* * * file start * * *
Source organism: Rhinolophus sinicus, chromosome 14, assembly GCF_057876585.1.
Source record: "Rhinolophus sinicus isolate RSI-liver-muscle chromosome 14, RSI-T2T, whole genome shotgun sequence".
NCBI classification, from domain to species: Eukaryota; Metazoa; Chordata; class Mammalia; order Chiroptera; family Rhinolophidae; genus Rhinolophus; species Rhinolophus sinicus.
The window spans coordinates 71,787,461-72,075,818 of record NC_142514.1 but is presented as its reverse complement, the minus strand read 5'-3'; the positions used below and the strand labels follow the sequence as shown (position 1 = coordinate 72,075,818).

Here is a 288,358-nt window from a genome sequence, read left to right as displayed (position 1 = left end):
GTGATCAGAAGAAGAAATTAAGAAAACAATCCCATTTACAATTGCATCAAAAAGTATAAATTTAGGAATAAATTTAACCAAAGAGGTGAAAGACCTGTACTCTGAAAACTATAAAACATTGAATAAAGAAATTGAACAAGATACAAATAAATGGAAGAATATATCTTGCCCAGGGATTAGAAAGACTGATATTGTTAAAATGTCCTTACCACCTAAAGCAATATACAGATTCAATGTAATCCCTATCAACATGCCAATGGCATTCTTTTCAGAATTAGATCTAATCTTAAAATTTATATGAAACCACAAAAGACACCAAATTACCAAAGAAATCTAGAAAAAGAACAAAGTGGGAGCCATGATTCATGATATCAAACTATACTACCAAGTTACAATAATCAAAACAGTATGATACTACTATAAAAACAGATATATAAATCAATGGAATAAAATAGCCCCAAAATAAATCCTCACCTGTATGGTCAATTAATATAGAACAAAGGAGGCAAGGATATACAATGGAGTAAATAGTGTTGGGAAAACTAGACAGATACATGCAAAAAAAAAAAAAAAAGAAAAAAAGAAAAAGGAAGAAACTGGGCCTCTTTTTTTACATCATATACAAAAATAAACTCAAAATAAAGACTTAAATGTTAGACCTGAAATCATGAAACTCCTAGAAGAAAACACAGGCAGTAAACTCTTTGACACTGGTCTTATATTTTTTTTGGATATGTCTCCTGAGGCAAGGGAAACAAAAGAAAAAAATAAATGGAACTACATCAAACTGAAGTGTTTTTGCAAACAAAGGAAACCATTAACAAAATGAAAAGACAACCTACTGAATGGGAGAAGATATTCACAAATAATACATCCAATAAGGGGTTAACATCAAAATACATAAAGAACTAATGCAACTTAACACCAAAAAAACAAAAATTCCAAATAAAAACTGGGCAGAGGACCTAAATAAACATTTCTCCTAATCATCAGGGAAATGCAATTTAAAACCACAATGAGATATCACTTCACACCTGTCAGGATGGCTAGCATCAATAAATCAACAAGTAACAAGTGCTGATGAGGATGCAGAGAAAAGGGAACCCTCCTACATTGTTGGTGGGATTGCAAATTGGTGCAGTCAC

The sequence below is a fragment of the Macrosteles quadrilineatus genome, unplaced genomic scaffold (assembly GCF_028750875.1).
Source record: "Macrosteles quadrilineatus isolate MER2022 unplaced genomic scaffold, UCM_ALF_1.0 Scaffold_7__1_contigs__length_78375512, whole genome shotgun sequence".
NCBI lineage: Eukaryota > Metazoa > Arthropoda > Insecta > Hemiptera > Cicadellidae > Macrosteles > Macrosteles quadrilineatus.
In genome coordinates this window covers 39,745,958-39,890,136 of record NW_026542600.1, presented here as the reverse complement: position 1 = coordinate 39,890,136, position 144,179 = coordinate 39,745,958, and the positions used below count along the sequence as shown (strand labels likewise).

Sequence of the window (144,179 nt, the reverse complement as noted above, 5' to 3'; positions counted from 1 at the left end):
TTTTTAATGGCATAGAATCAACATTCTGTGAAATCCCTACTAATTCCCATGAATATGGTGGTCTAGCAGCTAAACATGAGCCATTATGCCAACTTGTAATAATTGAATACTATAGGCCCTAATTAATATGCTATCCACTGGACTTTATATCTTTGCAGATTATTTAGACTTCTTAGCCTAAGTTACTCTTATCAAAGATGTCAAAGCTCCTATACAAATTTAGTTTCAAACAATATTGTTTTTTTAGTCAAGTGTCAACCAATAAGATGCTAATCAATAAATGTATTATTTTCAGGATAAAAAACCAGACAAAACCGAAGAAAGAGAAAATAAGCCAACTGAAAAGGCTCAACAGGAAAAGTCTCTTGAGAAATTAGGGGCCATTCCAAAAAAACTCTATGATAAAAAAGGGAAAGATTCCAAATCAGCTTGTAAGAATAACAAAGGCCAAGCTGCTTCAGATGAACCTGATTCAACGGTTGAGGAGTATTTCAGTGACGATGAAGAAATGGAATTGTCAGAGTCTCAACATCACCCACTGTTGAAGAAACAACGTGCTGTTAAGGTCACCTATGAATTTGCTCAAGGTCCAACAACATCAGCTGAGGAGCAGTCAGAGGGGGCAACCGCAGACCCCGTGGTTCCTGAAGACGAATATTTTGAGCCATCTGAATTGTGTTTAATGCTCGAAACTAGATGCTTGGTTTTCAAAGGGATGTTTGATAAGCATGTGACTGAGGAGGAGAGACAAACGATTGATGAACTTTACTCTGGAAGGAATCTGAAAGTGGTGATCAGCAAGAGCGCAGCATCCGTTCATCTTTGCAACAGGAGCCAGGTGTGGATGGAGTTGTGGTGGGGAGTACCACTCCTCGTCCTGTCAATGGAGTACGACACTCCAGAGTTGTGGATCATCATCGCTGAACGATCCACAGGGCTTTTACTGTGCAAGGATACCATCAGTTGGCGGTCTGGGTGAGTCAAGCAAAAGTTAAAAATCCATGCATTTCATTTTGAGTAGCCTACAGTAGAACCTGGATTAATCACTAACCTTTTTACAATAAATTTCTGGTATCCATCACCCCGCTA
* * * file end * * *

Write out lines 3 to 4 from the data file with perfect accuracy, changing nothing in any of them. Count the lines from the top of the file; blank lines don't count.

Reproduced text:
NCBI classification, from domain to species: Eukaryota; Metazoa; Chordata; class Mammalia; order Chiroptera; family Rhinolophidae; genus Rhinolophus; species Rhinolophus sinicus.
The window spans coordinates 71,787,461-72,075,818 of record NC_142514.1 but is presented as its reverse complement, the minus strand read 5'-3'; the positions used below and the strand labels follow the sequence as shown (position 1 = coordinate 72,075,818).